David Smerdon | July 04, 2012 14:25

Caribbean Calling

Greetings (or, apparently, “saludos fo’i” from Curaçao!!

If you’re, well, not Dutch, you’ve probably never heard of Curaçao (or else associate it with a sickly sweet, fluoro-blue-coloured liquor.  If that is you: my sympathies).  It’s a small island off the coast of Venezuela, and apparently a former Dutch/French/British colony at various points in its history.  Part of the Netherlands Antilles (or, more frequently cited, the ‘ABC Islands’), it sits next to Aruba, which, for me, gives it two main advantages:

  • It means I can say “Oh, you haven’t heard of Curaçao? It’s next to Aruba” to give some gepgraphical context to my atlas-phobic friends;
  • It means all the American tourists stop their holidays at Aruba and never make it this far.

Not that I have anything against American tourists, mind you.  In fact, the only differences I can tell so far is that the white tourists here are a little skinnier (and, of course, speak Dutch).  In fact, there’s so much Dutch heritage here that I just got back from an excursion to the Albert Heijn – the famous Dutch supermarket chain.  Dutch is the most common language I hear around here, followed by Papiamentu, with English and Spanish fitting in somewhere after that.  Actually I’ve been incredibly impressed by the locals’ ability to switch between languages, a trait also honouring most Dutchies.

But I’m getting ahead of myself.  Why am I in Curaçao?  And for the Aussies reading, how is it that I ended up watching the last rugby league State of Origin match over a Caribbean sunrise?

Well, it’s been a really tough year for everyone in Tinbergen (a democratic vote at the end-of-year dinner by my classmates overwhelmingly saw the motion “This was the worst year of my life” passed).  Of course, I’ve been dying to get back into the chess, but unfortunately my brain is a little worn out after this last few blocks of studies.  And more importantly, I hadn’t seen a beach in a long time.  Initially I planned to travel to Crete and play a tournament or two in the famous Greek Summer circuit, but logistics, expenses and a little bit of uncertainty about Greece’s economic climate scared me off.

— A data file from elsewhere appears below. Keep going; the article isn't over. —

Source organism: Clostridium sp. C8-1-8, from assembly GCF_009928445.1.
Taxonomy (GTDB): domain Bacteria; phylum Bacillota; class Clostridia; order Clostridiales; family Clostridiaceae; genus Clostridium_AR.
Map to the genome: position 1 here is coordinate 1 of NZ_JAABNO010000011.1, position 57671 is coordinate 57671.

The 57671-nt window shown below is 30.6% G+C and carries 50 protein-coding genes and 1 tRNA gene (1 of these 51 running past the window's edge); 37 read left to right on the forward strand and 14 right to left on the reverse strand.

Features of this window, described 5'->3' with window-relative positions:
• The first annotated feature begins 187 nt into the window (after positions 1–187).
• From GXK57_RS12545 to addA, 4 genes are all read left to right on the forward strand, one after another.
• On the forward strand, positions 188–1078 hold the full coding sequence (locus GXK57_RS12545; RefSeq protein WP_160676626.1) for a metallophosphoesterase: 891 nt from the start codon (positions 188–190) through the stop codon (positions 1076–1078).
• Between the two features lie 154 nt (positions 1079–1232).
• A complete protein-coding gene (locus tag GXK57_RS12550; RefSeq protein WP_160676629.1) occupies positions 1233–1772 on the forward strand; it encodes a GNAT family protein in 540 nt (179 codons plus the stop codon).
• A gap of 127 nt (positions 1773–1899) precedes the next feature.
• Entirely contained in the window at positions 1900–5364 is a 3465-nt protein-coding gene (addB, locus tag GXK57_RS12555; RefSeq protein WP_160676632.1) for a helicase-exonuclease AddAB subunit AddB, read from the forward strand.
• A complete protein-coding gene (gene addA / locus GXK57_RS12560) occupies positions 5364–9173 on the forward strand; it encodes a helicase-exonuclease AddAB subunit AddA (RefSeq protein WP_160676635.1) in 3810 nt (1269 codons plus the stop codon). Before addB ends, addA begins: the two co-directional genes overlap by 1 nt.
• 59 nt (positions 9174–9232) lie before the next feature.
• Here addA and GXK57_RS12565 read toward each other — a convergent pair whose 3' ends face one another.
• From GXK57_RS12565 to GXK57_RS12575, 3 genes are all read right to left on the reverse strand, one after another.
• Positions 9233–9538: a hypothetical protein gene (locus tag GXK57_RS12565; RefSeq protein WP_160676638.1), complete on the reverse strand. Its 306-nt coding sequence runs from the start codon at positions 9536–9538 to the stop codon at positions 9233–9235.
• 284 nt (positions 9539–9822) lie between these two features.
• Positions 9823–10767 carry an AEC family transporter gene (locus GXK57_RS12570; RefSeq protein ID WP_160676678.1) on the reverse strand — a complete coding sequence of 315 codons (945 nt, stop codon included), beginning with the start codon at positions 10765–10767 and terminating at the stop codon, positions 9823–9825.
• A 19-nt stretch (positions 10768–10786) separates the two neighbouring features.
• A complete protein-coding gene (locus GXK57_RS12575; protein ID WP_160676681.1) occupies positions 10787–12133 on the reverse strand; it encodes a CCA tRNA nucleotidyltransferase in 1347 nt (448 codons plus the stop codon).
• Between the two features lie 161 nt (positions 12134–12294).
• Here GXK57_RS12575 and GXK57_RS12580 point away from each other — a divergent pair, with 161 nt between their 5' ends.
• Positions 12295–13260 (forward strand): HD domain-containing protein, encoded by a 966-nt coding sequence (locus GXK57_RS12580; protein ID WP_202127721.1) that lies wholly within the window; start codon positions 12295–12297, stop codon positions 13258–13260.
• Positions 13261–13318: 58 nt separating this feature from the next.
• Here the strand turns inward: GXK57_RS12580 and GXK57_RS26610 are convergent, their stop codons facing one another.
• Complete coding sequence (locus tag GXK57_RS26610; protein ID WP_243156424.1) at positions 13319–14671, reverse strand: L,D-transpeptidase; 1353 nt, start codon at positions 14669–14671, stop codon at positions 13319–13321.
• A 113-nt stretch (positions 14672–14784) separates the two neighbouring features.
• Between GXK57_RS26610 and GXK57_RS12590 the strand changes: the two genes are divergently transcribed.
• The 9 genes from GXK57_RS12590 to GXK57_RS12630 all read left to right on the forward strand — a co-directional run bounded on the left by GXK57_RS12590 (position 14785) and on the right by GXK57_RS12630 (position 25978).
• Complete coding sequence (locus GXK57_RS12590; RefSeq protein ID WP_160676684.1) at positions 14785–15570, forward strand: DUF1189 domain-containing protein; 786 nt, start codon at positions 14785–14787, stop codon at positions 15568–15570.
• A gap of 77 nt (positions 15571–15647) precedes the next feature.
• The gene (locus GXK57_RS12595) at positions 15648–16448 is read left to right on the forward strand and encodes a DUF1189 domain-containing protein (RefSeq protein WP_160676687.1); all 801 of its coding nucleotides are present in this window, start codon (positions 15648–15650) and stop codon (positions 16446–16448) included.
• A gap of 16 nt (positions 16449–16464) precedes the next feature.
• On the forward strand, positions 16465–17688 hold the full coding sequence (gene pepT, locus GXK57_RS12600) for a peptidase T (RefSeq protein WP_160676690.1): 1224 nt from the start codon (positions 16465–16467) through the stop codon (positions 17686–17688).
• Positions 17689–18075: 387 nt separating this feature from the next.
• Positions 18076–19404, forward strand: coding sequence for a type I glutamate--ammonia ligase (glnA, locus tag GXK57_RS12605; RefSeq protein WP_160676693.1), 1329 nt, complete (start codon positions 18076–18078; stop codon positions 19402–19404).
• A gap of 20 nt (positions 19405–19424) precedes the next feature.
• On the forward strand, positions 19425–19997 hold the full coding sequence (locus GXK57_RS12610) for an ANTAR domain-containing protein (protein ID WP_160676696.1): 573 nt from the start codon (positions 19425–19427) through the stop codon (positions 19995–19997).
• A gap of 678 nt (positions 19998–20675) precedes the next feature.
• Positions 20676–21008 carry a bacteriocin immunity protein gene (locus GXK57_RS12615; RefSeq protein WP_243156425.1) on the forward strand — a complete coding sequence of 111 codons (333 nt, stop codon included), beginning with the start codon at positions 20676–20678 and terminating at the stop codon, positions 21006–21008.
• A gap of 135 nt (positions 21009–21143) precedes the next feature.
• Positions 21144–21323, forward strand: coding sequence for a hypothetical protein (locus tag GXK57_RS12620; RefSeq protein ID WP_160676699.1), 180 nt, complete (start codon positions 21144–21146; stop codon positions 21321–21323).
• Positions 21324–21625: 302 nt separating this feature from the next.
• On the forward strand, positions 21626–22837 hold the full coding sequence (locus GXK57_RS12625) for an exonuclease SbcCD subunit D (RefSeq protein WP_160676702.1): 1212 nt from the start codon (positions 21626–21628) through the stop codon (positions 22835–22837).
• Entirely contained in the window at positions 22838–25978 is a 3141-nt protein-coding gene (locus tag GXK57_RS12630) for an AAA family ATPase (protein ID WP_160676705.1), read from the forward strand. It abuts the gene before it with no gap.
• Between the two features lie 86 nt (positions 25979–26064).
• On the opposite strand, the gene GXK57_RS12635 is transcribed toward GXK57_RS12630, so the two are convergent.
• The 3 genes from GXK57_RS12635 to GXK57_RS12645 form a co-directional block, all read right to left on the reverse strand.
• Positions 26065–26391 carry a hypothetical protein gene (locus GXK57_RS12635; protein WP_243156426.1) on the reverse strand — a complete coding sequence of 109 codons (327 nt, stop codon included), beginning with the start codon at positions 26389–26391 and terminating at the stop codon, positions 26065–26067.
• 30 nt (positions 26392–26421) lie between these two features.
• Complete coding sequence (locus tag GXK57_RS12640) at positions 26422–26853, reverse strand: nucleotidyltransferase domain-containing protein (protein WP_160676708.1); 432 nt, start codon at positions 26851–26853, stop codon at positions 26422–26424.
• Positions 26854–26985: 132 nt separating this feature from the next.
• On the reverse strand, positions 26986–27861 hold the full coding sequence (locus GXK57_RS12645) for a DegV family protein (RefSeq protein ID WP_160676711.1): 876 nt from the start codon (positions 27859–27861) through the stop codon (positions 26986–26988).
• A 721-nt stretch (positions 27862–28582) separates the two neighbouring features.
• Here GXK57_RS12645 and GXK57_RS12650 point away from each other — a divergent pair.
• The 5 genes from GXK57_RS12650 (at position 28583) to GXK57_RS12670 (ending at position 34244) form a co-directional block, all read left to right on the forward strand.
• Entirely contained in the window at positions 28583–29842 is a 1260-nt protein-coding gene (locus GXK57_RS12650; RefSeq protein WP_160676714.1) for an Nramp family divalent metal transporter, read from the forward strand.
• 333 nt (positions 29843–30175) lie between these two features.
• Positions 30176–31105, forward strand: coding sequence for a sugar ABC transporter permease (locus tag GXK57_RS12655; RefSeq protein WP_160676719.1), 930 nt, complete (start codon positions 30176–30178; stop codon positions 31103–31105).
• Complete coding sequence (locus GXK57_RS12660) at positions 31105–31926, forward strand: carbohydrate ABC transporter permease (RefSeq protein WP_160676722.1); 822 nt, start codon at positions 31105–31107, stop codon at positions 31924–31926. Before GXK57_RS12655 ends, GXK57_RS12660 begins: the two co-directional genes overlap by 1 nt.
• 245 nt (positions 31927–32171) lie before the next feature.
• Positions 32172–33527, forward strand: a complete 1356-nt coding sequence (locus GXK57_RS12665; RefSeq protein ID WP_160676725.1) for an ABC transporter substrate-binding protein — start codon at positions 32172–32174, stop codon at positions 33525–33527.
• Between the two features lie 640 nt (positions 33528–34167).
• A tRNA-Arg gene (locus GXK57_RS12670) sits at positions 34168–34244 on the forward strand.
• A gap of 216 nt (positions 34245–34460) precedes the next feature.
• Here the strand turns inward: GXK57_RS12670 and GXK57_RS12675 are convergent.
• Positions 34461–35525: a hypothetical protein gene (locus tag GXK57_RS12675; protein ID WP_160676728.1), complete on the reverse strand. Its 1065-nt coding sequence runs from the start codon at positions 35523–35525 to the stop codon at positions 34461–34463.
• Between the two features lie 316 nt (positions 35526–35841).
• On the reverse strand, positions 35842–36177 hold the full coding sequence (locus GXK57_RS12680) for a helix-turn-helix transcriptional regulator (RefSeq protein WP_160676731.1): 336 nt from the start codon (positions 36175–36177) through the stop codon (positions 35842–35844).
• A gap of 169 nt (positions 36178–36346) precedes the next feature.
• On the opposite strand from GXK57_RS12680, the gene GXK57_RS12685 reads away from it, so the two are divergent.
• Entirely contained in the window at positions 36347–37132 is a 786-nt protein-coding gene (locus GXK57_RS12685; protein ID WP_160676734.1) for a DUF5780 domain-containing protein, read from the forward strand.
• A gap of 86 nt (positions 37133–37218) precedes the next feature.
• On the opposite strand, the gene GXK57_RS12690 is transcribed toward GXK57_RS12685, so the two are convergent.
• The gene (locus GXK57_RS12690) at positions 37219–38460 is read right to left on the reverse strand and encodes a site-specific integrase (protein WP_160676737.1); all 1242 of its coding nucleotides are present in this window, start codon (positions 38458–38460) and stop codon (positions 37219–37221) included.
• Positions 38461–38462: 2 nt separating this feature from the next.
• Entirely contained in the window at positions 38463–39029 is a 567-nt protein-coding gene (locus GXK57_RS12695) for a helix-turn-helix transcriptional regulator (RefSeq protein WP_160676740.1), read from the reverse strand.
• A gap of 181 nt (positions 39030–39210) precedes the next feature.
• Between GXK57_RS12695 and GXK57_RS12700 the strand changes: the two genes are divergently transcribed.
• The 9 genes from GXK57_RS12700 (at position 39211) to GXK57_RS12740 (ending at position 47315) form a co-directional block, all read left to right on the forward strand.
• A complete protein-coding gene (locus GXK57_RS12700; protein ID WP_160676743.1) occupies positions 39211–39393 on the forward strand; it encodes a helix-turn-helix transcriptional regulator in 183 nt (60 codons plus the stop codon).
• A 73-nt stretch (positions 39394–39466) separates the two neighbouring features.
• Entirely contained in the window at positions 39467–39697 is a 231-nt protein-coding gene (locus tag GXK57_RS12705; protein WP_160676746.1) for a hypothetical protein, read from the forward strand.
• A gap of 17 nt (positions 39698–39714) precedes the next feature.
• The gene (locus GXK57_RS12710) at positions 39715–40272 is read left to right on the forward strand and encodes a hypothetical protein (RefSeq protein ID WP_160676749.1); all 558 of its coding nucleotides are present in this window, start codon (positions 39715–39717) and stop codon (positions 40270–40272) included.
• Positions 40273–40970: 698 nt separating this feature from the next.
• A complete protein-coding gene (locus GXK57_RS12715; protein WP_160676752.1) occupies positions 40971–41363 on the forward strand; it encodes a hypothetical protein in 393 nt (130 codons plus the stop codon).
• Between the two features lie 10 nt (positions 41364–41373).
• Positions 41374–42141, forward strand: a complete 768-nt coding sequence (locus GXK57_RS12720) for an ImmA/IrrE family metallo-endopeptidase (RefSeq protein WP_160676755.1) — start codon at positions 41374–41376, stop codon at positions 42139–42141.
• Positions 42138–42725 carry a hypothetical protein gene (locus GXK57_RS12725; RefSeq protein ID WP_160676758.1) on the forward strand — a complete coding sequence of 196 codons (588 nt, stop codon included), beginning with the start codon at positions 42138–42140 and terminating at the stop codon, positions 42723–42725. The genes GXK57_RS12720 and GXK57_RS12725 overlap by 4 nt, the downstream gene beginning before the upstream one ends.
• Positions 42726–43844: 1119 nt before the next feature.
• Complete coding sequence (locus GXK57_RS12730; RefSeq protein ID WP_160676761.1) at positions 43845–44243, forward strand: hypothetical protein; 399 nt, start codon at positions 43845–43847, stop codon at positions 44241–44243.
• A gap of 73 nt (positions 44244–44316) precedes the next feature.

But it turns out that for the past couple of years, Curaçao has been host to its own chess festival in July.  And, due to it being a hotspot for Dutch tourists, Curaçao has good flight connections from Amsterdam.  The idea of a tropical island, 30 degree sunshine, white sandy beaches and daily chess may sound an odd combination to most, but frankly, I can’t think of anything more appealing.

So here I am, sharing an apartment with Dutch International Master and ChessVibes columnist Robbie Ris, ready to kick back, chillax, and finally play some chess.  I’ll try and update on the tournament each day, but I’ve heard from locals and tourists alike that the island lifestyle is infectious and has a way of cleansing the mind of all obligations and worries.  I’ve already gotten rid of my watch.

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David Smerdon's picture
Author: David Smerdon

David Smerdon is a chess grandmaster from Brisbane, Australia. David attended Anglican Church Grammar School and Melbourne University. To qualify for the title of Grandmaster, a player must achieve three Grandmaster norm performances, and a FIDE Elo rating over 2500. Late in 2007, Smerdon achieved his third and final Grandmaster norm. In the July 2009 FIDE rating list his rating passed 2500, so he qualified for the title of Grandmaster. He is the fourth Australian to become a Grandmaster, after Ian Rogers, Darryl Johansen and Zhao Zong-Yuan. In 2009, Smerdon won the Queenstown Chess Classic tournament.

Source: Wikipedia

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Comments

kamalakanta's picture

Wow! Sounds like fun! Chill, relax and let us see some of your games later on! Best of luck!

Galaxian's picture

You must be a young chap, if you think we've never heard of Curacao. Something *did* happen there in 1962.

Lee's picture

Bear in mind, this blog is cross posted from another site. Not all readers of that original location are fans that frequent chess news sites.

PhilFeeley's picture

Is there a tournament web page where we can follow the games and results?

David.Smerdon's picture

Yep; you can find it at http://www.curacaochess.net/

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